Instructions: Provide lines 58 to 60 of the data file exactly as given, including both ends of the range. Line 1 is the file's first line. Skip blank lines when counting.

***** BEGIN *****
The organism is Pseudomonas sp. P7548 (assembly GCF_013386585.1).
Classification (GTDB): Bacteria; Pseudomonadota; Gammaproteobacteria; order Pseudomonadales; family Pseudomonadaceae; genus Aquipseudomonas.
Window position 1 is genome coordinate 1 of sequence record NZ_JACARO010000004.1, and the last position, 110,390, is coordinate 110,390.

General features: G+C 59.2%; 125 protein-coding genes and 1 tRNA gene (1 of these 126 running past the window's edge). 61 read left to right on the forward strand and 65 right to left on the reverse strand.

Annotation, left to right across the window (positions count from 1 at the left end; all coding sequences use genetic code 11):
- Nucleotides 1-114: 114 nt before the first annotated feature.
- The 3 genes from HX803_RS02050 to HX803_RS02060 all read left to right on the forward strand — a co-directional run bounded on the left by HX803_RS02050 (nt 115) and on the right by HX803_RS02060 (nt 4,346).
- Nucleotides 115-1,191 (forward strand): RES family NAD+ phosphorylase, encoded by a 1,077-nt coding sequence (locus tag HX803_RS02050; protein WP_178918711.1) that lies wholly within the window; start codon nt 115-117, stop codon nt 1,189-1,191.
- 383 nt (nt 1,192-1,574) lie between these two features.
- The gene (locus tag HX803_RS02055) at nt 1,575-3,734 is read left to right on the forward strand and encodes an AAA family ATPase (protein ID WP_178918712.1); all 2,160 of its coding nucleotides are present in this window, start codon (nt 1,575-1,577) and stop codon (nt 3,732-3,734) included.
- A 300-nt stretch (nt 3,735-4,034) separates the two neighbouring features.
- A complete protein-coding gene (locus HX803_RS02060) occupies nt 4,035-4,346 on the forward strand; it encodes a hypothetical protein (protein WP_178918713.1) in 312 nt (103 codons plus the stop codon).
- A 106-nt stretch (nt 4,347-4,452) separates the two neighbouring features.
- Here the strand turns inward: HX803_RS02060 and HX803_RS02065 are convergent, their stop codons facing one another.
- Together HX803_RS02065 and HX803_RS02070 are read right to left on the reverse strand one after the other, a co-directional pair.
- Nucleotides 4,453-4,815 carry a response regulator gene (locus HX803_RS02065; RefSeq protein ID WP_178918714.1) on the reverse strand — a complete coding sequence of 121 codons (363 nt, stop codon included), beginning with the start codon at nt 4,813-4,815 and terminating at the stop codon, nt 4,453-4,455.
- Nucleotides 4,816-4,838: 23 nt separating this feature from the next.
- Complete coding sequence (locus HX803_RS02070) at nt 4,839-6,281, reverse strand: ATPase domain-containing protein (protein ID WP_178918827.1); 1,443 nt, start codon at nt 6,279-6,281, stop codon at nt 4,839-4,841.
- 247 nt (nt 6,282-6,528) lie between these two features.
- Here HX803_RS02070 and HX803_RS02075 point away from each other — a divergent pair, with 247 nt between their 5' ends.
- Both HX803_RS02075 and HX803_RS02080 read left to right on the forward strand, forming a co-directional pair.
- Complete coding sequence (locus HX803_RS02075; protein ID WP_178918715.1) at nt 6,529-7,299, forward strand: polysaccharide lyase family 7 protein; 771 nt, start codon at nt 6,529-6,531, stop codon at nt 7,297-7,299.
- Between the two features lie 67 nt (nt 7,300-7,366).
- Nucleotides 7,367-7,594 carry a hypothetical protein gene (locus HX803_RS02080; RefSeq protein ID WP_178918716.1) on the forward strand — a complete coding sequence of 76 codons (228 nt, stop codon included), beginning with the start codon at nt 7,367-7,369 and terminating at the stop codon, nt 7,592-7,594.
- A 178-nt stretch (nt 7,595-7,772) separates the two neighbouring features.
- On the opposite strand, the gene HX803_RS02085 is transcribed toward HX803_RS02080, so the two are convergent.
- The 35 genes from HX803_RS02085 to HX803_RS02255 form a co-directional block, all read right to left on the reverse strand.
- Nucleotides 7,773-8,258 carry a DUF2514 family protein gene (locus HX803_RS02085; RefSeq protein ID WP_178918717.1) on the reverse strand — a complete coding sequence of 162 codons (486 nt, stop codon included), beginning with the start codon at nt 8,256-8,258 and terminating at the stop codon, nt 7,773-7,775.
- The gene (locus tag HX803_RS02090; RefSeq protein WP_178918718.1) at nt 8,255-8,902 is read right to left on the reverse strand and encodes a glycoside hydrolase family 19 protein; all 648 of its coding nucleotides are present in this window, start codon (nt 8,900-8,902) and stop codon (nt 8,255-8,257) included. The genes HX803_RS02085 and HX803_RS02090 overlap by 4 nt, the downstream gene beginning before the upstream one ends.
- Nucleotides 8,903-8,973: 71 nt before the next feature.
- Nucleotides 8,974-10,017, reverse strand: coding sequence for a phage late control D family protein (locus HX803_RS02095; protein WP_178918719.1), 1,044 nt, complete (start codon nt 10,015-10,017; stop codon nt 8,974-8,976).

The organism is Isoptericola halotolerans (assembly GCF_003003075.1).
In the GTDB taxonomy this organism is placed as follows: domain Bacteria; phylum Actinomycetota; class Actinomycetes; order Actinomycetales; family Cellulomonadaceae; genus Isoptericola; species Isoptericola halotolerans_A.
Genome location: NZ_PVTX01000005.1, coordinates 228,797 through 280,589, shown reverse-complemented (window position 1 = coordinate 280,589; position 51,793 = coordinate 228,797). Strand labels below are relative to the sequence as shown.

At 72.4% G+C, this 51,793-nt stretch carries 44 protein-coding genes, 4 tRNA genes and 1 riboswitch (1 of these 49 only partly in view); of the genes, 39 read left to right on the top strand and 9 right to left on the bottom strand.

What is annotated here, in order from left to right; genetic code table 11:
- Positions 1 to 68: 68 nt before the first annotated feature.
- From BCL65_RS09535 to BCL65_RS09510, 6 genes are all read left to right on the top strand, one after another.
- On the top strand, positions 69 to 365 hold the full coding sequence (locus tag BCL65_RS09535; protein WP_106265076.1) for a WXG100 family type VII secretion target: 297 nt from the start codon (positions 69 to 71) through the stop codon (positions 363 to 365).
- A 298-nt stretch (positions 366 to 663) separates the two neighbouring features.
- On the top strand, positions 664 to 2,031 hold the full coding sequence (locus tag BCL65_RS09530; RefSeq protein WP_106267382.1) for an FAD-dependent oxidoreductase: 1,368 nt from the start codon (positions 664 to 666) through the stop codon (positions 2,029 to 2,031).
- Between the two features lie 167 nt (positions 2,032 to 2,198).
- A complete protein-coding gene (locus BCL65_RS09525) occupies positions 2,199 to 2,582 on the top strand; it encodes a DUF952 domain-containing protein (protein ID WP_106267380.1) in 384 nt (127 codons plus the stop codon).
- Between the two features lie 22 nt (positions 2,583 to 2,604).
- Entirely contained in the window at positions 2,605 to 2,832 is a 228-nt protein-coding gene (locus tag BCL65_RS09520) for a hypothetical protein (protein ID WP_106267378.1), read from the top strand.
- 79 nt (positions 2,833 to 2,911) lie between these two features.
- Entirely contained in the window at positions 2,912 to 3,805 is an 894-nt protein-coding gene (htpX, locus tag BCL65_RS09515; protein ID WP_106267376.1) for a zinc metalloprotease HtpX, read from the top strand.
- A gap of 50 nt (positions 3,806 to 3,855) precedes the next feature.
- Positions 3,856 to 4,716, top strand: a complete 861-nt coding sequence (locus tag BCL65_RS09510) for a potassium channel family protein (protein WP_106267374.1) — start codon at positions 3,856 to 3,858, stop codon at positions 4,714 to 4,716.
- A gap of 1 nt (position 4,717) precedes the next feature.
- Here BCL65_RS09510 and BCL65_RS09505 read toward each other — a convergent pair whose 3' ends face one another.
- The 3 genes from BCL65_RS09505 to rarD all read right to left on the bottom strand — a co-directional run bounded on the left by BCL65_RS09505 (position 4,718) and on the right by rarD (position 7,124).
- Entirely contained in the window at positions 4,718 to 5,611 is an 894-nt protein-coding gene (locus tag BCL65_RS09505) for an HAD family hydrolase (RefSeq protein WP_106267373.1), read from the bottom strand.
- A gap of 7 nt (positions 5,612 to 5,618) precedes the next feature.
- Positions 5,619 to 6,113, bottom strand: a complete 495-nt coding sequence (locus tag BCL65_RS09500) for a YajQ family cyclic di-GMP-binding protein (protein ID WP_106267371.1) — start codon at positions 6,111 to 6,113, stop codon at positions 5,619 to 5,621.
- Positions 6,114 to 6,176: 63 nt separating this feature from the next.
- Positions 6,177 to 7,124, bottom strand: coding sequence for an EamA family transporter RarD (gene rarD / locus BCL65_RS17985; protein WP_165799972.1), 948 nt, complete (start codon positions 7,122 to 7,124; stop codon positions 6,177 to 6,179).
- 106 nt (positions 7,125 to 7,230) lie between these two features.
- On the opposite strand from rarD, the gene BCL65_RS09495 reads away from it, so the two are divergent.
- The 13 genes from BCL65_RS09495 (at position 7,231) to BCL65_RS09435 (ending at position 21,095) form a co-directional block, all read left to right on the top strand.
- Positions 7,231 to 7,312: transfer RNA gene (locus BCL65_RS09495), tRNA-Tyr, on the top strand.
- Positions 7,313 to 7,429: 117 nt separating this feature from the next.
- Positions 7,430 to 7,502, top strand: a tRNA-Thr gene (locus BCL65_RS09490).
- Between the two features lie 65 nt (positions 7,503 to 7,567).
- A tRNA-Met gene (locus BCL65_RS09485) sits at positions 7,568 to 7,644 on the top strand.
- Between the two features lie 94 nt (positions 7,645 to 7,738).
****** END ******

- 106 nt (positions 7,125 to 7,230) lie between these two features.
- On the opposite strand from rarD, the gene BCL65_RS09495 reads away from it, so the two are divergent.
- The 13 genes from BCL65_RS09495 (at position 7,231) to BCL65_RS09435 (ending at position 21,095) form a co-directional block, all read left to right on the top strand.